William Bergquist and Gary Quehl
In their assessment of generativity as related to social structure, Keyes and Ryff (1998, p. 253) observe that:
[S]ociety contours generativity. Midlife and often older adults, adults with more education, and women tend to exhibit greater levels of diverse aspects of generativity than young adults with fewer years of education, and men. . . . Perhaps relieved of primary obligations, midlife and older adults give emotional support and unpaid assistance to more people and feel less primary but more civic obligations.
In other words, civic engagement and other acts of generativity might be the privilege of social class, rather than being a sign of altruism or personal commitment. Perhaps, as some of our Sage leaders observed, stagnation and the absence of civic engagement might be at least partially attributed to the inability of many people to find time or energy to move beyond their own economic struggles (and to move beyond their own Generativity One role as a challenged provider to their family).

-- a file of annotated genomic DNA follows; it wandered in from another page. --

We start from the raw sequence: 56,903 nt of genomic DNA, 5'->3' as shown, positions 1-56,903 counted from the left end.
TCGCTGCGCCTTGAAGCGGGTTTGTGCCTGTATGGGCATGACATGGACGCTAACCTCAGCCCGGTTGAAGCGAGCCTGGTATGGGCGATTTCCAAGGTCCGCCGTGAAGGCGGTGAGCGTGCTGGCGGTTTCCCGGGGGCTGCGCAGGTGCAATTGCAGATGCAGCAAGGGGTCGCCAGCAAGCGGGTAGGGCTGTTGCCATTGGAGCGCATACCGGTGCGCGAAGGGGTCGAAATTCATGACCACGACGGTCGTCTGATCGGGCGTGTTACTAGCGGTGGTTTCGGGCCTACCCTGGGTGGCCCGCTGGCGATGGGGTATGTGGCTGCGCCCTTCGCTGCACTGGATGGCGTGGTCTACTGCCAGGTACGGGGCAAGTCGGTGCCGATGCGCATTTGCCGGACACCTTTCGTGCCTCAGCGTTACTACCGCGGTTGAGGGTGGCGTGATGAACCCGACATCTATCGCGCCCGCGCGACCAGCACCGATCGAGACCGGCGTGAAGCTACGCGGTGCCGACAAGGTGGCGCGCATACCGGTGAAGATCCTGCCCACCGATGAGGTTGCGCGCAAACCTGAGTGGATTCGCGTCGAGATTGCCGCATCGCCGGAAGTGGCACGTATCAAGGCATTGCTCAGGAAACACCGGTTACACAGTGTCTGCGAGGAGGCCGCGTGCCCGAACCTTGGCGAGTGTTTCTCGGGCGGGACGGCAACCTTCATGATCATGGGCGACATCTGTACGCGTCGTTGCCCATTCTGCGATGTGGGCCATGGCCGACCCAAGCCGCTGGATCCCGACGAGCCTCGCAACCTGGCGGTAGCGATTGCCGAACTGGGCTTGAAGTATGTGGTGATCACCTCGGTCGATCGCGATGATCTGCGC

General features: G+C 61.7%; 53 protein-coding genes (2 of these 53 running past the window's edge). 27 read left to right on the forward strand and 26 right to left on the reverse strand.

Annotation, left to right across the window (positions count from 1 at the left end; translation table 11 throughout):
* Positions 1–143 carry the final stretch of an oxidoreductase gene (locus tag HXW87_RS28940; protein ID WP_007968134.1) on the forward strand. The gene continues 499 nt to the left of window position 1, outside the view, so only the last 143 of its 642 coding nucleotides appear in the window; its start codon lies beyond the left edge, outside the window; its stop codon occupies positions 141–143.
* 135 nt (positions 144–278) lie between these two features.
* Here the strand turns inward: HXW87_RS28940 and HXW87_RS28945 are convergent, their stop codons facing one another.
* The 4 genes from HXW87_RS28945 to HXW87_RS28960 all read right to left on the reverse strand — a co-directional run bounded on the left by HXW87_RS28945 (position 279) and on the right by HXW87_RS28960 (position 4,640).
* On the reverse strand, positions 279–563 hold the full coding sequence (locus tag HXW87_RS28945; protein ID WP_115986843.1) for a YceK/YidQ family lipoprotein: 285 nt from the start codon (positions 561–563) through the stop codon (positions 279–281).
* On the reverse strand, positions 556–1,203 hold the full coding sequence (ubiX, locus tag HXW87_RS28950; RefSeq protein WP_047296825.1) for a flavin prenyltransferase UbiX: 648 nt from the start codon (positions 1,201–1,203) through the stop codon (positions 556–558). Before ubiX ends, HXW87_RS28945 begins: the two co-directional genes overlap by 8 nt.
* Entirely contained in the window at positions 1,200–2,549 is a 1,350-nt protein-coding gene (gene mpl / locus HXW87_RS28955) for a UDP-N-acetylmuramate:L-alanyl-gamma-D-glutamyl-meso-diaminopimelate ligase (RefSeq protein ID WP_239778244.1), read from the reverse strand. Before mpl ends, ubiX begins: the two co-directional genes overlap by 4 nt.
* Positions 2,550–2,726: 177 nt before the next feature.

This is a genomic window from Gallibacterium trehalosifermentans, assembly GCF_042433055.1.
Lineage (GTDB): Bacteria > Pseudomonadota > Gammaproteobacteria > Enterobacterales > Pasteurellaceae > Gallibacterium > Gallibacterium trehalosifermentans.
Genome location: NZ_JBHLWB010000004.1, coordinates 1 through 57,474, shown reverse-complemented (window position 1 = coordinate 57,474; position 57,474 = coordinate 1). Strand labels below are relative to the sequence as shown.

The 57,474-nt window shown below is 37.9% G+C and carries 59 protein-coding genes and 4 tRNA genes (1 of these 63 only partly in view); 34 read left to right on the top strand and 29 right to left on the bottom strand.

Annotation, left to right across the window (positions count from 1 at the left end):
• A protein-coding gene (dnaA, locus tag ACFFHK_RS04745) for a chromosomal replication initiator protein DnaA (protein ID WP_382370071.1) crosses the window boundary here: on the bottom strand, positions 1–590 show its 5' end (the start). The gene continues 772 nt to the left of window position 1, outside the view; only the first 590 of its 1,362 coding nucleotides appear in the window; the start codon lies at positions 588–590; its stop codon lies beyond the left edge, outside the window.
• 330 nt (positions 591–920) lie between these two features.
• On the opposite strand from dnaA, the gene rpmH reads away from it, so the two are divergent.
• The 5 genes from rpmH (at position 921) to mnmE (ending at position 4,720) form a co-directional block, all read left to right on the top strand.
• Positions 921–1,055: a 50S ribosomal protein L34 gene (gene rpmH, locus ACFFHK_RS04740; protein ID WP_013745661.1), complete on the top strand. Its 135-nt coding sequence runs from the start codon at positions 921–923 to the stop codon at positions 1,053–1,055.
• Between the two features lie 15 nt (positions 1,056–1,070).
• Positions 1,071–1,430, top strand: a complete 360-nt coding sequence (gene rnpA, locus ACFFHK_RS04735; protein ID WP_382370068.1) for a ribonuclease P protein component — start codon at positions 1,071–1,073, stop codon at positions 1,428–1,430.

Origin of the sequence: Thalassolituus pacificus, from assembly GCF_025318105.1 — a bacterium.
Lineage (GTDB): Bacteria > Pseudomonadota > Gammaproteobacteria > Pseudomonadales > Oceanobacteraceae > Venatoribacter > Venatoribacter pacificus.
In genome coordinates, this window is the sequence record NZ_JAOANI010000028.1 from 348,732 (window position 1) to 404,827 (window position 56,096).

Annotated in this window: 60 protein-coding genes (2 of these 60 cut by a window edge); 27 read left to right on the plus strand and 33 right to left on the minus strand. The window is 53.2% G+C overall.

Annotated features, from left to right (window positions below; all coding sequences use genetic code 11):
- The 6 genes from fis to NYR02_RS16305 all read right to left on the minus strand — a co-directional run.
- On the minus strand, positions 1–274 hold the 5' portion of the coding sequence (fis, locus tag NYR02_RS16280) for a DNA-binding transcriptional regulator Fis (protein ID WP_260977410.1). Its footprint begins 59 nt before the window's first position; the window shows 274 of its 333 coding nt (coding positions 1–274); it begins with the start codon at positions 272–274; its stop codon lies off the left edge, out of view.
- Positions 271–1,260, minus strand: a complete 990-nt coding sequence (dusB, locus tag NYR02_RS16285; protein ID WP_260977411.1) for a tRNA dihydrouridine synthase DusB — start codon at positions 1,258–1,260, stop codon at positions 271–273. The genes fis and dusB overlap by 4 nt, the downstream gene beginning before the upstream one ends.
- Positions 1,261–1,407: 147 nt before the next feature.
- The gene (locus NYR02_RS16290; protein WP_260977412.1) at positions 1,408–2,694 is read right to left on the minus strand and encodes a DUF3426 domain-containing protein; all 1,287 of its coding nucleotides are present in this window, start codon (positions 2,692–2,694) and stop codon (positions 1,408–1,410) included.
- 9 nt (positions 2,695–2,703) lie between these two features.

As Keyes and Ryff also noted, “generativity contours our quality of life.” (1998, p. 254) We find our work in all four generative roles to be not just gratifying, but also a source of meaning and purpose in life. We are not just given the opportunity to outlive our self (as Kotre suggests), but also to find enrichment in the life we are still living. The generative society provides the abundant opportunity for this enrichment of life–provided a society enables those who are poor, oppressed and challenged in every aspect of their life to move beyond this state in order to afford themselves the privilege of generativity. This is where Kitchens’ rocks and pebbles are found to be critical. The generative society provides a government and set of social service agencies that support and encourage civic engagement. It provides a variety of other generative institutions as well that are operating in an effective and efficient manner. These rocks and peddles are needed if quality of life is to be enhanced through generative acts within a community context.Download Article 1K Club